Photo credit: Lucelia Ribeiro via Flickr, CC BY-SA 2.0

“Spying on Students”: New Report Details Threats to Student Privacy


The Electronic Frontier Foundation (EFF) has published a report called Spying on Students: School-Issued Devices and Student Privacy. The report is free of incomprehensible technical jargon, making it easy to read and understand. The EFF conducted a survey on student privacy concerns, though the report goes beyond presenting survey results. A legal analysis of industry self-regulation includes information about loopholes and shortcomings, and a brief analysis of the Family Educational Rights and Privacy Act (FERPA) and Children’s Online Privacy Protection Act (COPPA) is also included. This is followed with information about student privacy legislation in California, Colorado, and Connecticut. Finally, the last section of the report provides recommendations for school procedures, school administrators, teachers, librarians, system administrators, parents, and students.

Aside from the report’s interesting subject matter, I noted three things as I read it.  First, the date is front and center on the report cover: April 13, 2017. The date of publication is one of the first things I look for when I start to read a report. I find a number of reports that have no date provided.

The second point of interest is that the EFF recognizes and acknowledges the limitations of the survey results by saying, “Because we used a ‘snowball’ sample and targeted interviews, our findings cannot be considered generalizable or representative.” The EFF does not leave it at that. Several indicators are given suggesting the survey results are not reflective or descriptive of how things are across the country:

Note that these numbers do not necessarily reflect the school adoption of these ed tech products and services nationally.  They simply mean that we heard the most about Google, and therefore are in a position to report the most stakeholder experiences with its products.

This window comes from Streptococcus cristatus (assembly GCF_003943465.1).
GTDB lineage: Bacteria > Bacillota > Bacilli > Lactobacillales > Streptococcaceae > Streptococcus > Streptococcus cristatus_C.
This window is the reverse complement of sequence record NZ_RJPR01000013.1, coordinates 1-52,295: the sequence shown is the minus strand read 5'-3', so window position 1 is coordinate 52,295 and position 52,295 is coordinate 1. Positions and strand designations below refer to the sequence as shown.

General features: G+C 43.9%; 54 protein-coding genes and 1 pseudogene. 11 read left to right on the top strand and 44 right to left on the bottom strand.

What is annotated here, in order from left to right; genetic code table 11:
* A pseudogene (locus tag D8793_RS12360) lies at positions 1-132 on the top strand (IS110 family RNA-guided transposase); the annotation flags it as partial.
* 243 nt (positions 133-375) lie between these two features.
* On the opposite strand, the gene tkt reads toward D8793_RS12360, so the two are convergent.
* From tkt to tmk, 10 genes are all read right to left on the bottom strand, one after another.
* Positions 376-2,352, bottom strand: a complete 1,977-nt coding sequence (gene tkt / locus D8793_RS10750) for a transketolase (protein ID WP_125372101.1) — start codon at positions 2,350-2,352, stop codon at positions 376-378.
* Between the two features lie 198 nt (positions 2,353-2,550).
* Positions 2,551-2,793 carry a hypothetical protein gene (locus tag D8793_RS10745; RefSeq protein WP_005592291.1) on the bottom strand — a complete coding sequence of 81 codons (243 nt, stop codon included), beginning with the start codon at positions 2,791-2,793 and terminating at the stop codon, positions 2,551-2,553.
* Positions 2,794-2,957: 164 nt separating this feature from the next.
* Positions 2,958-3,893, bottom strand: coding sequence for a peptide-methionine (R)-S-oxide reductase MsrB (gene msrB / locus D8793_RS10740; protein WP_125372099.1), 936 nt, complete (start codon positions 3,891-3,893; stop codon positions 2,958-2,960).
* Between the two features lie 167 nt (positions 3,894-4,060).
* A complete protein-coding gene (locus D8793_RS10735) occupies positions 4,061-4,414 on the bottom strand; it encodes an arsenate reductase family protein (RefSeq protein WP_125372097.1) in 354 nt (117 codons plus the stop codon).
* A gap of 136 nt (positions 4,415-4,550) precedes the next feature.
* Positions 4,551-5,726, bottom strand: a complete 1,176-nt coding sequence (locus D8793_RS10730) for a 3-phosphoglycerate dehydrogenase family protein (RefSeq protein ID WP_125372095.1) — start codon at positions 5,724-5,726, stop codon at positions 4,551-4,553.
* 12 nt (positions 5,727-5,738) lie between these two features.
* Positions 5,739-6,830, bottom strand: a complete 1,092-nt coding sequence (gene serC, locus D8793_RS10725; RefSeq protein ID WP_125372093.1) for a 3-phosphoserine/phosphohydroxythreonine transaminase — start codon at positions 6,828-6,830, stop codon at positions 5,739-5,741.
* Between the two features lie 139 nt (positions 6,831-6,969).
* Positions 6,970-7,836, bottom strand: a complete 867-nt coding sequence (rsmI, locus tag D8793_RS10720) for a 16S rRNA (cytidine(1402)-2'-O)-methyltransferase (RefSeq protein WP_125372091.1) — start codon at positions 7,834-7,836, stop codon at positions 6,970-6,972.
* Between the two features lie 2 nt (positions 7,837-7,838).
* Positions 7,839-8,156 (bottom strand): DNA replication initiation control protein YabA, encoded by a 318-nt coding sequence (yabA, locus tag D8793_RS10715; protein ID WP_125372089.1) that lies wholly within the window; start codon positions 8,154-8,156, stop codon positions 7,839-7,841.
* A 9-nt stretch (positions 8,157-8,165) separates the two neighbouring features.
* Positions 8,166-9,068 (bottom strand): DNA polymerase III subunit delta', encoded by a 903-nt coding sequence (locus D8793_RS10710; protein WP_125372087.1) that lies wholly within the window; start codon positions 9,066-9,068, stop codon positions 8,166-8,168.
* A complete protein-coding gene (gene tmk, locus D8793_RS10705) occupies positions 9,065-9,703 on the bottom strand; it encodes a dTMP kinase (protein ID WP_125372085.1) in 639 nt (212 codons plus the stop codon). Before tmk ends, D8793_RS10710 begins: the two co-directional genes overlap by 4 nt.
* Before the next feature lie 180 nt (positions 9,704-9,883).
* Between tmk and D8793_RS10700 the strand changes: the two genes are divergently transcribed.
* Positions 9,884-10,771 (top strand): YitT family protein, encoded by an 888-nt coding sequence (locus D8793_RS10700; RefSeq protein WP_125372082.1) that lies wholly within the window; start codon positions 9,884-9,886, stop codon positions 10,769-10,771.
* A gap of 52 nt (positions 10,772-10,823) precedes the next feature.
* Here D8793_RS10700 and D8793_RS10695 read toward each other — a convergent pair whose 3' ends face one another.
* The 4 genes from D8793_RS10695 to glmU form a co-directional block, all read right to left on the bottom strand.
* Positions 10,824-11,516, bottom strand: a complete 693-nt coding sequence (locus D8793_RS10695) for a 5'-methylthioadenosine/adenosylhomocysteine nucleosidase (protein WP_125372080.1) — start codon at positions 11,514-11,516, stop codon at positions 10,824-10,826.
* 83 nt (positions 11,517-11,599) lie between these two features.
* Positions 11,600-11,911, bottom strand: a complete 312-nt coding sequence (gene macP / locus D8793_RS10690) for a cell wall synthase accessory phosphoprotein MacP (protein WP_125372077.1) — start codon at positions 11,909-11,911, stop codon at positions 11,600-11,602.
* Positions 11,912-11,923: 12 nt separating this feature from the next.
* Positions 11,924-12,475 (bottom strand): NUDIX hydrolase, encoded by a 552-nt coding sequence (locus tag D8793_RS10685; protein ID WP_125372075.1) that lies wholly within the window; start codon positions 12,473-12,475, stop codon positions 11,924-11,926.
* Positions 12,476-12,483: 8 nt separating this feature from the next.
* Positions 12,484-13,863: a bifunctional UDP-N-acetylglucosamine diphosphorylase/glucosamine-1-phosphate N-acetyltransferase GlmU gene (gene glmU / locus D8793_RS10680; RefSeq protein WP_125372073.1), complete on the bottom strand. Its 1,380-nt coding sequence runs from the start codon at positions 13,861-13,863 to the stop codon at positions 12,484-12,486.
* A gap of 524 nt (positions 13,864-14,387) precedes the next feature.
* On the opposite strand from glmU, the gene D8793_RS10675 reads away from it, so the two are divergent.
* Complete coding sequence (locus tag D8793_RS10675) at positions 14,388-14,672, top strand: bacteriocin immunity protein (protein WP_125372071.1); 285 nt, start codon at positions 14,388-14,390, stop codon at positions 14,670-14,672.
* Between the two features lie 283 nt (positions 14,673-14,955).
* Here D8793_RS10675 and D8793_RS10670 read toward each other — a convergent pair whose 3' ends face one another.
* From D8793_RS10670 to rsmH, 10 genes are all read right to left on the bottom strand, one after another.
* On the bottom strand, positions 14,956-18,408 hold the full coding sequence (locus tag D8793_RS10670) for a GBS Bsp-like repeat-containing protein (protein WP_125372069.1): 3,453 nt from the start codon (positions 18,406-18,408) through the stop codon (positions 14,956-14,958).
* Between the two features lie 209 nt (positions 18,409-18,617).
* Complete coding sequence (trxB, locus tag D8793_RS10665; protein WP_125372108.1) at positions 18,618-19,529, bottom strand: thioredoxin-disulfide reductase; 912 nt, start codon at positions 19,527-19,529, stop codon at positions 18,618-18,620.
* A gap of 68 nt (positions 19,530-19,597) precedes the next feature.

Again, these numbers do not describe school policy patterns across the country.  Instead, these numbers characterize the environments of our respondents, who overwhelmingly experienced a lack of transparency and lack of choice with regard to student privacy.

All too often, reports go no further than to say their survey results show something without any indication or recognition of limitations about the generalizability of the findings.

The third item noted was the survey questions provided in the appendix. It is a brief survey with thirteen questions, and it was a refreshing read, straightforward and not of the push poll variety so commonly seen in surveys these days.

Here are the main findings from EFF’s survey:

  • Lack of transparency. Schools issued devices to students without their parents’ knowledge and consent.  Parents were kept in the dark about what apps their kids were required to use and what data was being collected.
  • Investigative burdens. With no notice or help from schools, the investigative burden fell on parents and even students to understand the privacy implications of the technology they were using.
  • Data concerns. Parents had extensive concerns about student data collection, retention, and sharing.  We investigated the 152 ed tech services that survey repondents reported were in use in classrooms in their community, and found that their privacy policies were lacking in encryption, data retention, and data sharing policies.
  • Lack of choice. Parents who sought to opt their children out of device or software use faced many hurdles, particulary those without the resources to provide their own alternatives.